The “Cylob Cryptogram” is a crypto mystery named for British rock musician Cylob (Chris Jeffs). Cylob, who lives in Berlin, Germany, first described his find in the following words he published on his blog:
In about 1995 or 1996, I was in a bookshop in central London, I’m sure it was the one that used to be called “Dillons Arts” but that later turned into a Waterstones. There was a pile of mysterious booklets next to the main display near the entrance, and a note next to them indicated that they were free. I asked one of the assistants what it was all about, and she said they didn’t know, simply that some mysterious person was leaving them. I wonder if the symbols mean anything, or if it was just an elaborate and pointless joke.
Blog reader Gert Brantner informed me about this “mysterious booklet” in 2015. Cylob himself later provided me a complete set of page scans. I included the Cylob cryptogram in my Top 50 Unsolved Cryptograms list and added it to my encrypted books list (#00056). My last blog post on this topic was published in August 2020.
The booklet Cylob found has 20 pages. Here they are:
The content of the booklet mainly consists of rectangular symbols. There are no letters or numbers, not even page numbers. Although Cylob reported that there was a whole pile of booklets in that London book store, I am not aware of another copy of this work.
Following the saying “if your only tool is a hammer then every problem looks like a nail”, my first guess was that the Cylob Cryptogram represented an encrypted message. My August blog post provides some information about this hypothesis. While the letter frequencies are consistent with a text encrypted in a simple substitution cipher, nobody has been able to find a plausible decryption so far.
Many of my blog readers have suggested other theories. Some noted that geometrical figures similar to the ones in the Cylob cryptogram are used in intelligence tests. Others said that this booklet might have been used in a challenge-response copy-protection mechanism for a 1980s computer program. Still others believe that it is a game accessory. And then, there’s still the possibility that the Cylob cryptogram is a piece of modern art without a real purpose.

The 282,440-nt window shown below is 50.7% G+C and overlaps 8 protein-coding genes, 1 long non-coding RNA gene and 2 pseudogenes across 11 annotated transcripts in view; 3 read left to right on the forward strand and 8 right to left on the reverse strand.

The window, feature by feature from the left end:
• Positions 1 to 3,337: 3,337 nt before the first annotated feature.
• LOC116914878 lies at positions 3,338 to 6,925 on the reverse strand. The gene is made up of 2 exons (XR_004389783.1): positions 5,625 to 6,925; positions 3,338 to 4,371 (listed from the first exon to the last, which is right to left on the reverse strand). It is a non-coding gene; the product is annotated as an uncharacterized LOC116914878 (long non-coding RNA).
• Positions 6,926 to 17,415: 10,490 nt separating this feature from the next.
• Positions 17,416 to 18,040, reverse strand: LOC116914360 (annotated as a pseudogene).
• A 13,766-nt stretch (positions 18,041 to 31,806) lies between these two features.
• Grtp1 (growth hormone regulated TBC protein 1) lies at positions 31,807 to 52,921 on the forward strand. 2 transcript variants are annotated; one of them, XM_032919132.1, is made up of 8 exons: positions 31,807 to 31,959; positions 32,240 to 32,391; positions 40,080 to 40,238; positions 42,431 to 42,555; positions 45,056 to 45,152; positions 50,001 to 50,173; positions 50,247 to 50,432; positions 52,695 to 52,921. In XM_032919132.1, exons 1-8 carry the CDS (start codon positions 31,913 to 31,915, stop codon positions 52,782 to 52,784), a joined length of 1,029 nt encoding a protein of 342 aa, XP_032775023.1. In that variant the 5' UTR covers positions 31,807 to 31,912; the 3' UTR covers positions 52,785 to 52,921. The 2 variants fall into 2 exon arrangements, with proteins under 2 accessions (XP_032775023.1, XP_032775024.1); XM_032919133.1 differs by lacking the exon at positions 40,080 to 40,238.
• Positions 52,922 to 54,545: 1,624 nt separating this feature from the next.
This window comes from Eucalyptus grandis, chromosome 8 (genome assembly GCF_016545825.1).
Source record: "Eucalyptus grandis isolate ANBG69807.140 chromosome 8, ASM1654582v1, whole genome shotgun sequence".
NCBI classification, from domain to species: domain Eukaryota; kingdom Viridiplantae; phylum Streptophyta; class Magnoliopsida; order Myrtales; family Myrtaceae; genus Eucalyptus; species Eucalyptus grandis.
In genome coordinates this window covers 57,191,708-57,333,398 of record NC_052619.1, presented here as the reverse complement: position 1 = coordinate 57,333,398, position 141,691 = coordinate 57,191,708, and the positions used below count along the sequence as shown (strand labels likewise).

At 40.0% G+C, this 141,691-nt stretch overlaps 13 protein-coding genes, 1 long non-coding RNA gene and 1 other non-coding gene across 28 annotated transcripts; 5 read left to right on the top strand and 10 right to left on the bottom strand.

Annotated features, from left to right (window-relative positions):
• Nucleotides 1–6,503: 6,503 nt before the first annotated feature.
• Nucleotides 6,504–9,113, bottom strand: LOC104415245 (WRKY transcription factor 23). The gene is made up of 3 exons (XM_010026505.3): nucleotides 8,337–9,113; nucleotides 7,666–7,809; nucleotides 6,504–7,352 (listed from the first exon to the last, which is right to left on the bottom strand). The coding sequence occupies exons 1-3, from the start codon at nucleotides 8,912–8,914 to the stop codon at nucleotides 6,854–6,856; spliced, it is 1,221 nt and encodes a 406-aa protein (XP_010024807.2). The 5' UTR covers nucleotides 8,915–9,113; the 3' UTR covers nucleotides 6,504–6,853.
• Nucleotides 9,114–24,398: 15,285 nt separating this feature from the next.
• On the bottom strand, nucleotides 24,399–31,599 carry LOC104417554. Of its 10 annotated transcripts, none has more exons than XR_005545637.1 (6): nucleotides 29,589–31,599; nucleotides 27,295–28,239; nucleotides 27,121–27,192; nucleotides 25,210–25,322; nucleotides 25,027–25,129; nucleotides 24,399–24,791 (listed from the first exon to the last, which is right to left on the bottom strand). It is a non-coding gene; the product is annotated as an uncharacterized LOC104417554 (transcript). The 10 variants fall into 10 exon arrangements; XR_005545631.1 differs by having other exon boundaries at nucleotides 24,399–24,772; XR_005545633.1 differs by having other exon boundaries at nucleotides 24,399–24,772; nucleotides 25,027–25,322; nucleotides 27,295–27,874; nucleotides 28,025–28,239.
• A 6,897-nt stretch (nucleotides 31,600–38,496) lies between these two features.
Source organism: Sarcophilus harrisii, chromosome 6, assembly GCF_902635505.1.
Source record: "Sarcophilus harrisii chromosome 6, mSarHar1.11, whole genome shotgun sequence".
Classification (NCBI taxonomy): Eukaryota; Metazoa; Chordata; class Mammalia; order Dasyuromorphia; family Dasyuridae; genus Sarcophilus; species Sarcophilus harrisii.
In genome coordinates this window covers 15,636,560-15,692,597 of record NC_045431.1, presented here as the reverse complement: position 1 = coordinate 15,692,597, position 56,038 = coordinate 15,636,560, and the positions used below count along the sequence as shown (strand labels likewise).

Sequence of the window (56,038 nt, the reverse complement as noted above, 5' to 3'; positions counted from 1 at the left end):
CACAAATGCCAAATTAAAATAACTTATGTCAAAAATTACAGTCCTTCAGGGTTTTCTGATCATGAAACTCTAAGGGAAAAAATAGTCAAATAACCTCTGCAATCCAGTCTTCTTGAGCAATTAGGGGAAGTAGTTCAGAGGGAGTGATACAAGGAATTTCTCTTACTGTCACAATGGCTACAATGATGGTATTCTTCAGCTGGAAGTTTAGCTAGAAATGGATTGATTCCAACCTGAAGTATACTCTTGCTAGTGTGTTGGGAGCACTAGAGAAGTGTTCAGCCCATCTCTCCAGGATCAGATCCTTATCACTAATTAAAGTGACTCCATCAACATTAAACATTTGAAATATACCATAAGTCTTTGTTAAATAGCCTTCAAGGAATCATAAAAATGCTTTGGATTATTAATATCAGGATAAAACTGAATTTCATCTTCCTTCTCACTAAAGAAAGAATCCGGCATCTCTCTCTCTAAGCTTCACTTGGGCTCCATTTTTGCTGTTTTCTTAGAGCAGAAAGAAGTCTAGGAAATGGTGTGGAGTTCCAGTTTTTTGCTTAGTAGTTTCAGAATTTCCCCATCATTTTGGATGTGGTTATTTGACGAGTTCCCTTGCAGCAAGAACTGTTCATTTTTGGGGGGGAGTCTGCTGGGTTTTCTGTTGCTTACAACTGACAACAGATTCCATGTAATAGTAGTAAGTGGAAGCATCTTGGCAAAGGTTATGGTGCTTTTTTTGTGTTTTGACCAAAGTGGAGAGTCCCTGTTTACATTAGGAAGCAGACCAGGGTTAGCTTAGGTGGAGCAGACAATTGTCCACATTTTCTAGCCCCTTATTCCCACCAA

My friend Richard SantaColoma fom New York State tried to solve the mystery by searching for similar symbols on Google Images. He found plenty of graphs, circuits, logic diagrams, kitchen appliances and also many game-related pictures, but nothing that looked exactly the same. His best find was a computer game named Crusader- No Remorse. Here’s a screenshot:
Was the Cylob cryptogram created for this game? Was it used for security validation or for marking the locations of power-ups? Perhaps a reader can say more about this.
♦♦♦♦♦♦♦♦♦ Coming December 2020 ♦♦♦♦♦♦♦♦♦♦♦♦♦
A similar cryptogram
U.S. blog reader Lance Estes recently informed me about a post on Reddit that might shed some new light on the Cylob cryptogram. Eight days ago, a Reddit user nicknamed Doc_Skeef published a picture and wrote:
Is this a code? Random little book. Just these characters on every page….
The “random little book” has the following cover:
According to Doc_Skeef , this booklet has “no markings of any letters or numbers”. There’s no doubt that there are many parallels between this work and the Cylob cryptogram.
Additional pages of the “random little book” are available here. A few of these are reproduced in the following.
The next one shows the same kind of symbols as the cover:
What makes this find especially interesting is that Reddit users found out who created the “random little book”. As can be seen on this webpage, French artist Guy de Cointet (1934–1983) made it in 1972, calling it A Captain from Portugal.
Apparently, A Captain from Portugal has no real purpose, it’s just “l’art pour l’art”. Is the same true for the Cylob manuscript? Was it even created by the same artist? I don’t know. At least, a Google Images search reveals that de Cointet created other works that look like encrypted text.
The pigpen cryptogram
Contrary to the Cylob cryptogram, A Captain from Portugal is written in several different fonts. One page even shows a message that appears to be encrypted in a pigpen cipher: